Montelupich Prison

When Krakow was occuipied in the beginning of september 1939, the Gestapo took over a central prison on the street Montelupich and started to imprison people. Those who saw themselves imprisoned were political opponents, British and Soviet spies and paratroopers, people arrested at raids, deserters, Jews, and SS and SD staff convicted of crimes. Only male prisoners were held in prison while the female prisoners were in a nearby building. In total, about 1,000 male and 300 female could be housed at one and the same time. The Jewish prisoners were treated worst by all prisoners and sat in the prison cellars and were given smaller food rations than other prisoners. Not infrequently, they were sent to the Plaszow concentration camp to be murdered or deported to Auschwitz and Gross the Rose against an unknown fate. Prisoners were also executed in prison. The gestapo used the prison until the Germans evacuated Krakow in January 1945 and during this period about 20,000 people passed the prison.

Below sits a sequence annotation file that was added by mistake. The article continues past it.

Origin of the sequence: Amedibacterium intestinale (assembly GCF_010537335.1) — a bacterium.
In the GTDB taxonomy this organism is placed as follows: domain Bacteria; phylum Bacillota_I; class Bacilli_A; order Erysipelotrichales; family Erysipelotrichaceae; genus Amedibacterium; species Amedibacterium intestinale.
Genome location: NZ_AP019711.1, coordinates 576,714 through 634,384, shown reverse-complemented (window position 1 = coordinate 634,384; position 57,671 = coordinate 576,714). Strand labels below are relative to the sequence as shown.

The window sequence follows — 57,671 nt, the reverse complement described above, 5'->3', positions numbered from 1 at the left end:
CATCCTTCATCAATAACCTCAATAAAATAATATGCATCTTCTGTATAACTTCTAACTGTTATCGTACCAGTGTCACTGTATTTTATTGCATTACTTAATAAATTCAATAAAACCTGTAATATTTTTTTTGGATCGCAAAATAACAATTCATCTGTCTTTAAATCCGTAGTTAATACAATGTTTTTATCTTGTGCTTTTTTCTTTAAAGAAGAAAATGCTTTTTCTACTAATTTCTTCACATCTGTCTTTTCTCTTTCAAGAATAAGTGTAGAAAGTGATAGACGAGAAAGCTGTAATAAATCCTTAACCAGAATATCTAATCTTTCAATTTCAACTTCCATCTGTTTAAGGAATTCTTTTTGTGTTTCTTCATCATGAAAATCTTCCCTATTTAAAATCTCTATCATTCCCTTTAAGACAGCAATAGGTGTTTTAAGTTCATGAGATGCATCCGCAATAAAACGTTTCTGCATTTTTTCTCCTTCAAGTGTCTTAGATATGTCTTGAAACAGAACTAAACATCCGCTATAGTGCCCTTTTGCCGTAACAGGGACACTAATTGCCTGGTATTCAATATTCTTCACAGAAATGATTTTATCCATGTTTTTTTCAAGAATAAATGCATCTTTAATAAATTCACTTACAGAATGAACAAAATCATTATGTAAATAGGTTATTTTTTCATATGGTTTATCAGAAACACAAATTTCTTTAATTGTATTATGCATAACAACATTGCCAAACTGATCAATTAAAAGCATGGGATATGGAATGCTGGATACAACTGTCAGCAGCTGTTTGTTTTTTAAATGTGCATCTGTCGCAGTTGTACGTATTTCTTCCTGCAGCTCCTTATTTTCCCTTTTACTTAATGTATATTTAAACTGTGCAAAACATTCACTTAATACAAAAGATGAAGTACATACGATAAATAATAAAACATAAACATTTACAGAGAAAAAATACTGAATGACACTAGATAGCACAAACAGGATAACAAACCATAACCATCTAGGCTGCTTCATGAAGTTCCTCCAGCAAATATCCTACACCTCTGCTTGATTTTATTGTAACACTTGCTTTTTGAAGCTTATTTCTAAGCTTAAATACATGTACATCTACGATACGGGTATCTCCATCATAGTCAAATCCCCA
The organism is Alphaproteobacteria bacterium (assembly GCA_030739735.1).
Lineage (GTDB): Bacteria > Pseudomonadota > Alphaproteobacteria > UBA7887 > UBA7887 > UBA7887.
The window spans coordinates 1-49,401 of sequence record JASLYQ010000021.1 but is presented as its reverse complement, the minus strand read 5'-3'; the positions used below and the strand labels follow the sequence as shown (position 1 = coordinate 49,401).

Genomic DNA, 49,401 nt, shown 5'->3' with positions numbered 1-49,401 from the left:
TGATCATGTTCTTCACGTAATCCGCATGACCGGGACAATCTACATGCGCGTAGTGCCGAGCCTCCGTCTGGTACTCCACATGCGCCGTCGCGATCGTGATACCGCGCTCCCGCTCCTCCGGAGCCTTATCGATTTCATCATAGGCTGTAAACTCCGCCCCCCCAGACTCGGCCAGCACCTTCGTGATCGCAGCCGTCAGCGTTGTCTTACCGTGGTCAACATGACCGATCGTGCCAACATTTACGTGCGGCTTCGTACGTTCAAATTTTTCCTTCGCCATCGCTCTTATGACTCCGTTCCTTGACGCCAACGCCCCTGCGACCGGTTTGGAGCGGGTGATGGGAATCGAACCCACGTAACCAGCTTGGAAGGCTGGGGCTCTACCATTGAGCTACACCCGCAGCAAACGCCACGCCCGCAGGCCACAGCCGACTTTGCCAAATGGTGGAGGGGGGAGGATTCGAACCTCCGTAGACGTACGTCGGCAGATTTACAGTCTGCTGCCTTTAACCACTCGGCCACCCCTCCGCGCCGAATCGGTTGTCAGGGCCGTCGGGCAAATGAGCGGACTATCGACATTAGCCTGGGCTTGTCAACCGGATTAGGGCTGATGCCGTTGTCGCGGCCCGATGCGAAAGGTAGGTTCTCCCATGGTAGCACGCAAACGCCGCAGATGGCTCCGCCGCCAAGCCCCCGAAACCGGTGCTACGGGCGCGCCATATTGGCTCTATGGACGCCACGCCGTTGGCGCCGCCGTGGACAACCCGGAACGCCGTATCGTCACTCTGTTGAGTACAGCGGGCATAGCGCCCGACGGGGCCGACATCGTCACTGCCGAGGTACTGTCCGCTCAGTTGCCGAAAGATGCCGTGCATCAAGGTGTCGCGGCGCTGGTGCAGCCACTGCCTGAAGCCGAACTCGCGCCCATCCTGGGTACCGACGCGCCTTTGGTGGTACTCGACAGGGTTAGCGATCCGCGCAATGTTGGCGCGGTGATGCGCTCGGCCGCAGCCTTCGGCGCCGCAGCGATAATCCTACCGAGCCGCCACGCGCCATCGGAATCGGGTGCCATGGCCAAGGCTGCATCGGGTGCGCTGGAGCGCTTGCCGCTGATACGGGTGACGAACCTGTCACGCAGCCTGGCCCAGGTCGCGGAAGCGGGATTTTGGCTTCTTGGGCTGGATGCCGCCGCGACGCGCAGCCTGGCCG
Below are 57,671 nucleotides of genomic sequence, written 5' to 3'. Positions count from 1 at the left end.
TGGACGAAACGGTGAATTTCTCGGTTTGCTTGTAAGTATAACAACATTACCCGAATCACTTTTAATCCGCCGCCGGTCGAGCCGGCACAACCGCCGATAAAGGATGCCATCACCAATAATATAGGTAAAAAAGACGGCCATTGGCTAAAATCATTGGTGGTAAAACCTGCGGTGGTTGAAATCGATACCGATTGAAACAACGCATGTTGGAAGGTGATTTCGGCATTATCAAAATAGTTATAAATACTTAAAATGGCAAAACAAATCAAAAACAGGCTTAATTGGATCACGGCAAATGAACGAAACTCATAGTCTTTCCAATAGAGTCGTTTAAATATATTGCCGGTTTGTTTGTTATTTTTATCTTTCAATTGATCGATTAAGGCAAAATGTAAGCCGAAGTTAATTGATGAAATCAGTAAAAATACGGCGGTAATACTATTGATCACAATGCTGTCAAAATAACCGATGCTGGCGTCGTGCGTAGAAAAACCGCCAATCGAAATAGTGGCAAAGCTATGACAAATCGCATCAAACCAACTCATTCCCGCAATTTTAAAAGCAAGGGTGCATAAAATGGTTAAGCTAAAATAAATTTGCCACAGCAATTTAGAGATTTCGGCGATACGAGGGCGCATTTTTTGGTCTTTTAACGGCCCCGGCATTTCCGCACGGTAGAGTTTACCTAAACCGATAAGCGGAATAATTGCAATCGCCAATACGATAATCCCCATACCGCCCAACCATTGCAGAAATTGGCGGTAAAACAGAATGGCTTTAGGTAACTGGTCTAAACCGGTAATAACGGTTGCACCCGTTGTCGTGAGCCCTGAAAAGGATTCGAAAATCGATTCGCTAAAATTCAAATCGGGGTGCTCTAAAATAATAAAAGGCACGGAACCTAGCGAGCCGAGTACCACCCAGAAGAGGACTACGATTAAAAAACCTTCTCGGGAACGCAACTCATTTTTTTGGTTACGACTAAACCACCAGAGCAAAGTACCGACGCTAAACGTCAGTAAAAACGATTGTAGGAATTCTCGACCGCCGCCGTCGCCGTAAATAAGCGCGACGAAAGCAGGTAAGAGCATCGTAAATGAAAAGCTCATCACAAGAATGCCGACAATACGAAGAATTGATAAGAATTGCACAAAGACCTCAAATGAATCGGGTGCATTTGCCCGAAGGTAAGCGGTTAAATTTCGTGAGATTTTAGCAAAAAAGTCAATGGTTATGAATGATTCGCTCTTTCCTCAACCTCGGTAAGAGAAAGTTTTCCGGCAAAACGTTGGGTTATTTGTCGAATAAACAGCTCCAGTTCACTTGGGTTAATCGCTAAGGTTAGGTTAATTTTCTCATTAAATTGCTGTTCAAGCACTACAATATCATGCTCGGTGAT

Current status: Preserved (2012).

Address: ul. Montelupich 7, 31-155 Krakow.

Get there: Tram.

My comment:

On September 13, 1946, Amon Göth was hanged in prison. He was sentenced to death in a trial earlier in the autumn for his war crimes he committed as commander. after the Red Army captured Krakow, the Soviet security service NKVD took over the prison for a period. In 2012, the prison still existed and, as far as I know, there is no memorial or memorial to the victims between 1939 and 1945. Another interesting detail is that during ten months in 2010 the former leader of the Swedish National Socialist Front, Anders Högström, sat in prison for his involvement in the theft of the Arbeit Macht Frei sign that was stolen in Auschwitz under remarkable circumstances in December 2009.

Follow up in books: Höhne, Heinz: The Order of the Death’s Head: The story of Hitler’s SS (1969).